Thursday, 2 December 2010
The poll was inspired by the Kat's surprise at the ruling of the General Court in Case T-35/08 Codorniu Napa v OHIM - Bodegas Ontañon (ARTESA NAPA VALLEY), noted on Class 46 here by Laetitia Lagarde, that there was indeed a likelihood of confusion. The General Court was not alone in its view, since it upheld the position taken both by the Opposition Division of the Office for Harmonisation in the Internal Market and by the Fourth Board of Appeal.
The fact that the concept has been defined in such complex terms, in spite of the admirable brevity of the terminology used in the Community Trade Mark Regulation and the harmonisation directive, is both the result of too many appeals of points of law and the cause of too many more of them -- and even then the application of the facts to the law often produces decisions which are technically correct, as this decision appears to be, but nonsense in the world in which, for example, shoppers look at wine bottles with figurative marks on them such as these.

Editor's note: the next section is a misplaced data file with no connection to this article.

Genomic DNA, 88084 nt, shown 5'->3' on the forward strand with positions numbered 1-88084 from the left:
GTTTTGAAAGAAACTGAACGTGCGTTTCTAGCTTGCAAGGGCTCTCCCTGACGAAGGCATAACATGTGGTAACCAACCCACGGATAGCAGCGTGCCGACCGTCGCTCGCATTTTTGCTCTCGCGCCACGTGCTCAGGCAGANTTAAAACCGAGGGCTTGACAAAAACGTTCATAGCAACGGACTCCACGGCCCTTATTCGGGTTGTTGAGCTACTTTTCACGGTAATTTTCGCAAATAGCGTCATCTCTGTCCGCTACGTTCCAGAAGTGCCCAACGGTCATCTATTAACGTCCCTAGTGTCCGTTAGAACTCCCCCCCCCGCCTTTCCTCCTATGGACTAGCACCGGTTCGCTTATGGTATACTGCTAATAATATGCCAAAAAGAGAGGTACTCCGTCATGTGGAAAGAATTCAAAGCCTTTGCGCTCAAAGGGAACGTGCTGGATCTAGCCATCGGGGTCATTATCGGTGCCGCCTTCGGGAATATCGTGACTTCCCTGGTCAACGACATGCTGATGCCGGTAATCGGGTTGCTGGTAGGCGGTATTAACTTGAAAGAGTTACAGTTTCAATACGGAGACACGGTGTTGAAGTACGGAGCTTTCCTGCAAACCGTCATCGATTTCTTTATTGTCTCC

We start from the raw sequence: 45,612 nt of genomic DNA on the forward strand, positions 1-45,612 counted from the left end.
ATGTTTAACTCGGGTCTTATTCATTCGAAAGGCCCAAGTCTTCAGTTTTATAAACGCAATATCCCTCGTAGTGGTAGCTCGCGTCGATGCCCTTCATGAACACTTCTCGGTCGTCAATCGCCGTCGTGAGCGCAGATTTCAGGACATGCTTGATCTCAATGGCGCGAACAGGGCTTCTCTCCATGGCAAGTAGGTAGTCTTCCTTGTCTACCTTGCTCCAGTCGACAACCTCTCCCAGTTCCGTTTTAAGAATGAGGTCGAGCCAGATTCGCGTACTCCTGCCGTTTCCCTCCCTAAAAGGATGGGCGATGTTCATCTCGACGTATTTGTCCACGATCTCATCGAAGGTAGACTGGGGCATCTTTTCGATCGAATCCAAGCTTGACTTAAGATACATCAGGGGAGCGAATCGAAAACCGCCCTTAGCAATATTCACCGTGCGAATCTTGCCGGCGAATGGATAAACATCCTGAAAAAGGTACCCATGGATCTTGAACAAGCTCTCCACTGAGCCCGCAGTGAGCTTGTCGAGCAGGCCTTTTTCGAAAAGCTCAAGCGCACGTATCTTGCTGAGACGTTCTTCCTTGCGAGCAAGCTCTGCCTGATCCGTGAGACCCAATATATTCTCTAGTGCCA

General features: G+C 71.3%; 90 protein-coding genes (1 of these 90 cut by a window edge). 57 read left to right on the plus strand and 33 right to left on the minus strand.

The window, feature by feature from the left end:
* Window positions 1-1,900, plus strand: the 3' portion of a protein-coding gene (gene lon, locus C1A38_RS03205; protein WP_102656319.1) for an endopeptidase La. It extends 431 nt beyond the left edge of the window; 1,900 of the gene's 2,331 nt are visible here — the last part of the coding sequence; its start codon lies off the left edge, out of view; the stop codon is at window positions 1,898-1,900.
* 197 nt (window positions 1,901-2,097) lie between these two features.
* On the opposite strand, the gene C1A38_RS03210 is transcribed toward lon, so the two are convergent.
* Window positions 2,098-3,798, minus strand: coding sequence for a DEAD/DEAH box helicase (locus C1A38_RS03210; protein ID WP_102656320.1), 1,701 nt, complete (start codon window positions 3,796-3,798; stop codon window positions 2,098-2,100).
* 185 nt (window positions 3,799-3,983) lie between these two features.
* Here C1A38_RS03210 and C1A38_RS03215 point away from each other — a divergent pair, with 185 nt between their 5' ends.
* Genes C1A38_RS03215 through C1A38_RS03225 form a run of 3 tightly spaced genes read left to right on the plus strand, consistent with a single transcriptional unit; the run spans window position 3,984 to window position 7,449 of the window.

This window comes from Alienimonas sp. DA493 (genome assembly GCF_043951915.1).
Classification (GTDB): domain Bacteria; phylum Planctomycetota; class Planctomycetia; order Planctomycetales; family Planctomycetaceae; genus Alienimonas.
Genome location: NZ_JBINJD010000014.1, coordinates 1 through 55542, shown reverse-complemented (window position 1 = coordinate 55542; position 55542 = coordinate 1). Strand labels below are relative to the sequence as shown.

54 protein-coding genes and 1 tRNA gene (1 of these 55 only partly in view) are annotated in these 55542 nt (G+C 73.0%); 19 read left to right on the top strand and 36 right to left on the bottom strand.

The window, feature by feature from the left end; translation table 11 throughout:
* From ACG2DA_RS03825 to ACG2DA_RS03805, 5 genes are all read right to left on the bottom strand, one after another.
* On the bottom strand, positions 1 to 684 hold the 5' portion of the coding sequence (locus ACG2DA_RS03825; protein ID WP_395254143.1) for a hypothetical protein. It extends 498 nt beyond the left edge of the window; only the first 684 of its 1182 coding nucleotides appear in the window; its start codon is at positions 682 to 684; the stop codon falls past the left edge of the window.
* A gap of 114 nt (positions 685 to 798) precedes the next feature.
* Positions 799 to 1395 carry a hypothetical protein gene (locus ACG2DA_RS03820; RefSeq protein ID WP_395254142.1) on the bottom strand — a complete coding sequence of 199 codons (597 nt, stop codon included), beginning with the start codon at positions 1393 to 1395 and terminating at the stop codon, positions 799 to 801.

A consequence of results such as these, however technically correct they may be in legal terms, is that a lot of marks are excluded from registration even though, on a day-to-day basis, it is hard to imagine them causing anyone any problems in commercial terms. Much is made of the claim that it is too hard to register new marks because of all the old marks that are already there. If the existing marks took up less space, because more realistic criteria for likelihood of confusion are imposed, there would be less of a problem.
In a more sensible world, asks the mischievous Merpel, would it not be fun to dispense with the ritual of box-ticking and the pompous formality of pseudo-scientific formulations of legal tests of what the relevant consumer can generally determine at a glance? Why not engage panels of wine-drinkers, chocolate eaters, washing detergent users, health-insurance seekers or whatever and simply ask them?